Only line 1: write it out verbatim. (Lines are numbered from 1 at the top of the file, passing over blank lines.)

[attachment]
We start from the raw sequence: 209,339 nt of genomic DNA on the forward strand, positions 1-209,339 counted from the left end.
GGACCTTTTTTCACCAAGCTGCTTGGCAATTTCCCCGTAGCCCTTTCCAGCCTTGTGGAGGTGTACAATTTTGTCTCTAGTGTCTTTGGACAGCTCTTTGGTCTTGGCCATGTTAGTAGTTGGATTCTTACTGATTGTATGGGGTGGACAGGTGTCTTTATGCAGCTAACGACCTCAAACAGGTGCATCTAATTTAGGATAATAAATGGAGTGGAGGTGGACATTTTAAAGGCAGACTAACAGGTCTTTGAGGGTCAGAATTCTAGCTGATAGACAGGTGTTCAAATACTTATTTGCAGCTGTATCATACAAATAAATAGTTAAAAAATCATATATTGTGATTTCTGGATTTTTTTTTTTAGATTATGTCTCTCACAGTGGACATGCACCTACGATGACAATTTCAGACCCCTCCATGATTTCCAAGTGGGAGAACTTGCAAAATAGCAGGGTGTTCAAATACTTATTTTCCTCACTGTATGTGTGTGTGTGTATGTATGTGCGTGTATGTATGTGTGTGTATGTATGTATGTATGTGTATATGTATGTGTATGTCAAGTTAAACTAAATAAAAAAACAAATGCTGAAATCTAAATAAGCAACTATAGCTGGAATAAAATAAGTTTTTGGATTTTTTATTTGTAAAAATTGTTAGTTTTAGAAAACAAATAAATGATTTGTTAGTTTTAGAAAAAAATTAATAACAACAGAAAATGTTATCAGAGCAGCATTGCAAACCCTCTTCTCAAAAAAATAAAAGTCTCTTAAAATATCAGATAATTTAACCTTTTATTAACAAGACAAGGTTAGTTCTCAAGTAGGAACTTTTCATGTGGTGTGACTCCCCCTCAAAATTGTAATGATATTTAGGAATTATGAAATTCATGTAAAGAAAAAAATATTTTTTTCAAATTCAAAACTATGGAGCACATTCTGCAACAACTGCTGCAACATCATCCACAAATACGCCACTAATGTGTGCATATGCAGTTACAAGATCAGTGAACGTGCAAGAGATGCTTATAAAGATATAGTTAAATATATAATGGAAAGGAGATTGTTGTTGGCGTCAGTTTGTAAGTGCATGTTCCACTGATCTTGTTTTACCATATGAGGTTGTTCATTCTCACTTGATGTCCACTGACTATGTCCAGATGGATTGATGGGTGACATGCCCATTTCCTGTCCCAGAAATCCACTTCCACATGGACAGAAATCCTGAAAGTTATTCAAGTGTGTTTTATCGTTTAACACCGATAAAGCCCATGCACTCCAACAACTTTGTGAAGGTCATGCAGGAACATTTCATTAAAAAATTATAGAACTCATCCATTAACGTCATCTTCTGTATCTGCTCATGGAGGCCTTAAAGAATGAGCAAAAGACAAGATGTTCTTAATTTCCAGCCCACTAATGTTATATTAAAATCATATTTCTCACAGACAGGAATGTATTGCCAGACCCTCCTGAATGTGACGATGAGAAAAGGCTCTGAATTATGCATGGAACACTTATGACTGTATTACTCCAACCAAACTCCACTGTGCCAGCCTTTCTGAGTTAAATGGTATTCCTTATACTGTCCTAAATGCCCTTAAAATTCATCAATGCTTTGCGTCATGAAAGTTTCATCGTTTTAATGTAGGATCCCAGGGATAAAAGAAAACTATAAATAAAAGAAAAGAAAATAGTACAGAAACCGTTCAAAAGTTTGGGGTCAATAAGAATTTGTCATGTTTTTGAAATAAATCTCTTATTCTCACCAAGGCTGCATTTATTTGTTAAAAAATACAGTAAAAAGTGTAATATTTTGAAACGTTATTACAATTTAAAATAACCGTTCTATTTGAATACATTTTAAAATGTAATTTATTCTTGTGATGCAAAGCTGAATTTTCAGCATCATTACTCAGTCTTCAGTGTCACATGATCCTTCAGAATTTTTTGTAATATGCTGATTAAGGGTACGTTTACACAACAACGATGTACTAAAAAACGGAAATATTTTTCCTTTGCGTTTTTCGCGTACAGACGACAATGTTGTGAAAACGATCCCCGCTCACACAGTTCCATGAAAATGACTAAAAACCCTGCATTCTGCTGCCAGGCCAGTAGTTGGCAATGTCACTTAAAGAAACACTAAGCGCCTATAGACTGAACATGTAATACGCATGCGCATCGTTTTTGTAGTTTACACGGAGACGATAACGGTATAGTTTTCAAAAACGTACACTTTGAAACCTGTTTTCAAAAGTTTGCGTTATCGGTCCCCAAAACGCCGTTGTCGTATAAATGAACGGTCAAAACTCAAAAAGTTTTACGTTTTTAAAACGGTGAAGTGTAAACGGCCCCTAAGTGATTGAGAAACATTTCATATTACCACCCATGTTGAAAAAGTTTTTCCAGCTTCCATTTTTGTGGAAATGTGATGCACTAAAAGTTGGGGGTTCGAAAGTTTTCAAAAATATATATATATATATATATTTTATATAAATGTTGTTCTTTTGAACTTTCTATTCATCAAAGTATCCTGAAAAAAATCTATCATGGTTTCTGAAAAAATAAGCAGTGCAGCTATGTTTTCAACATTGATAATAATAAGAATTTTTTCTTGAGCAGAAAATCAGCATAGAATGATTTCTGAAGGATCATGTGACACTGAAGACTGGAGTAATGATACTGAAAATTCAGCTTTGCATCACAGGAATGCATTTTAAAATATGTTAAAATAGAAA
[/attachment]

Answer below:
We start from the raw sequence: 209,339 nt of genomic DNA on the forward strand, positions 1-209,339 counted from the left end.